On the other side of this argument is Govind Persad with his Disability Law and the Case for Evidence Based Triage in a Pandemic. He claims that evidence-based triage, which aims at saving more lives and length of lives, is “fully consistent with an emphasis on the legal and moral equality of each person and on our duties to the most vulnerable.” Evidence-based triage pays less attention to quality-of-life arguments, and instead uses life-expectancy to determine who is likely to survive illness with the use of life-saving treatment. With this, first, he hesitates to conclude that disability discrimination law governs medical resource allocation in the first place. Second, assuming that it does, he discredits valid concerns of qualification standards used in triage care. He states that quality-of-life and life expectancy are inherently different, and the proper use of “factually grounded prediction” instead of “invidious stereotypes” will permit rationing in favor of those with longer life expectancy if given the next available treatment.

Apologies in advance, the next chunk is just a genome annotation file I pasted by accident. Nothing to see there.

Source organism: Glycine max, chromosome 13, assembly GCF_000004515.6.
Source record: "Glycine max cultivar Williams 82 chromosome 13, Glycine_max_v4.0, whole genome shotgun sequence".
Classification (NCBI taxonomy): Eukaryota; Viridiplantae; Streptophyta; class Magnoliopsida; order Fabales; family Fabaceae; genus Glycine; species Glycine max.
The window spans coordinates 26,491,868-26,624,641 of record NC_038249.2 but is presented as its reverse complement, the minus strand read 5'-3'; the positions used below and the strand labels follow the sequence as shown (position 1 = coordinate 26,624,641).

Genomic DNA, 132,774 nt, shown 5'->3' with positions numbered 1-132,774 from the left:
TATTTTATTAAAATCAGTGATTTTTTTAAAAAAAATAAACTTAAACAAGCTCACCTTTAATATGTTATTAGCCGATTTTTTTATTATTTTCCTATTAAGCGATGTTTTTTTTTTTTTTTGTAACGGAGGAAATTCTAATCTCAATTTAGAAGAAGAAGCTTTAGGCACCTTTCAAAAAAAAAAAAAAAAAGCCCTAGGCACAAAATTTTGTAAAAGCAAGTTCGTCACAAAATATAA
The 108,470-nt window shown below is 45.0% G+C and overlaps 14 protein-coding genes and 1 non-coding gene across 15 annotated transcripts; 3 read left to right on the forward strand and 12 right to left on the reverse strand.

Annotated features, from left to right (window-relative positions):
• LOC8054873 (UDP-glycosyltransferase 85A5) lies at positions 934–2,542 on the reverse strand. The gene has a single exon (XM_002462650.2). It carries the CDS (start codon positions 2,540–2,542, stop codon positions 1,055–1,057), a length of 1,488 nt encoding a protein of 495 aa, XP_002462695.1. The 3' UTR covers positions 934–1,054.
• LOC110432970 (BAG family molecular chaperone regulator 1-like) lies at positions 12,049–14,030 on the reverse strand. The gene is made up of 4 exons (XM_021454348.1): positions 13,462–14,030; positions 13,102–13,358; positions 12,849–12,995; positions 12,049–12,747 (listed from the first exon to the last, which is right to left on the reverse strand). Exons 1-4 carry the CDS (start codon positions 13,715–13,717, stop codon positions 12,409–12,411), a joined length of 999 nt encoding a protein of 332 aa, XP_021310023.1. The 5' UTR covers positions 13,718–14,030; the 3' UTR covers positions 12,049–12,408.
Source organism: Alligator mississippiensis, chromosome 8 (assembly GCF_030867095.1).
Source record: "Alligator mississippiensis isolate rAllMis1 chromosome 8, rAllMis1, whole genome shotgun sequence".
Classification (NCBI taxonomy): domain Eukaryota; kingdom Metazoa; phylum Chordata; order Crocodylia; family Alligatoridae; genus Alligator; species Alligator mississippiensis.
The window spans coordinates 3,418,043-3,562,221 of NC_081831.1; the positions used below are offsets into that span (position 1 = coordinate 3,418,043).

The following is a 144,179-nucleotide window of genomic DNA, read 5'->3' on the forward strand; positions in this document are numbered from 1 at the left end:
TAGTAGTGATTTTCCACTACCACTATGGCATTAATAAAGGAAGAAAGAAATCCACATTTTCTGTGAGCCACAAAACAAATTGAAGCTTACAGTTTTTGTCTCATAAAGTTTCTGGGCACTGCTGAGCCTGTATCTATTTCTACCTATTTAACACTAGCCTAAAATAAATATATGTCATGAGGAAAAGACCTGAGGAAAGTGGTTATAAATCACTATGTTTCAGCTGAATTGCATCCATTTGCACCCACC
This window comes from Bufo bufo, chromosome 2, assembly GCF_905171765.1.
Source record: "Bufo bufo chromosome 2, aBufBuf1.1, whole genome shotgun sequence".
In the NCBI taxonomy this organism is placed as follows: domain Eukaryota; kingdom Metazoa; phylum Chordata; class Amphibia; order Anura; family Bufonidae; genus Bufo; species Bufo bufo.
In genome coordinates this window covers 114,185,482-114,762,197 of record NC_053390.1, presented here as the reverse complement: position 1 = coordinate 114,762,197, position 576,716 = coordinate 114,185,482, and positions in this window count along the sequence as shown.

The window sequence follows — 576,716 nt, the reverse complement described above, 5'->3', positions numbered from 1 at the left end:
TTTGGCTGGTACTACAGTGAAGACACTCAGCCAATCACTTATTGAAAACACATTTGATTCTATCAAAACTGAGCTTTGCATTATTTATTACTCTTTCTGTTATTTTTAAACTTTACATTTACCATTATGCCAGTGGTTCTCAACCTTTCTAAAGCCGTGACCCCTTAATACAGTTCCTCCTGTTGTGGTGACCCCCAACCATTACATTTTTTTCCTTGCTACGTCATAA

“Medical discrimination is always a dangerous reality for many people with disabilities in need of healthcare.” The question of whether disability law applies to emergency medical treatment decisions is not a new debate. Today, disabled people are disproportionately impacted by COVID-19, and the laws that aim to protect them must address such emergencies.
A. Response to Bagenstos’ and Persad’s Approaches to Medical Rationing
In comparing the two, Bagenstos outlines the most consistent approach to ethical, disability-neutral medical treatment, as it does not use utility or quality to determine which life is worth saving. However, without explicit and direct reference to an individual’s impairment, and clear reasoning as to why a patient requires immediate care, a system without disability-based considerations runs the risk of ignoring medical emergencies.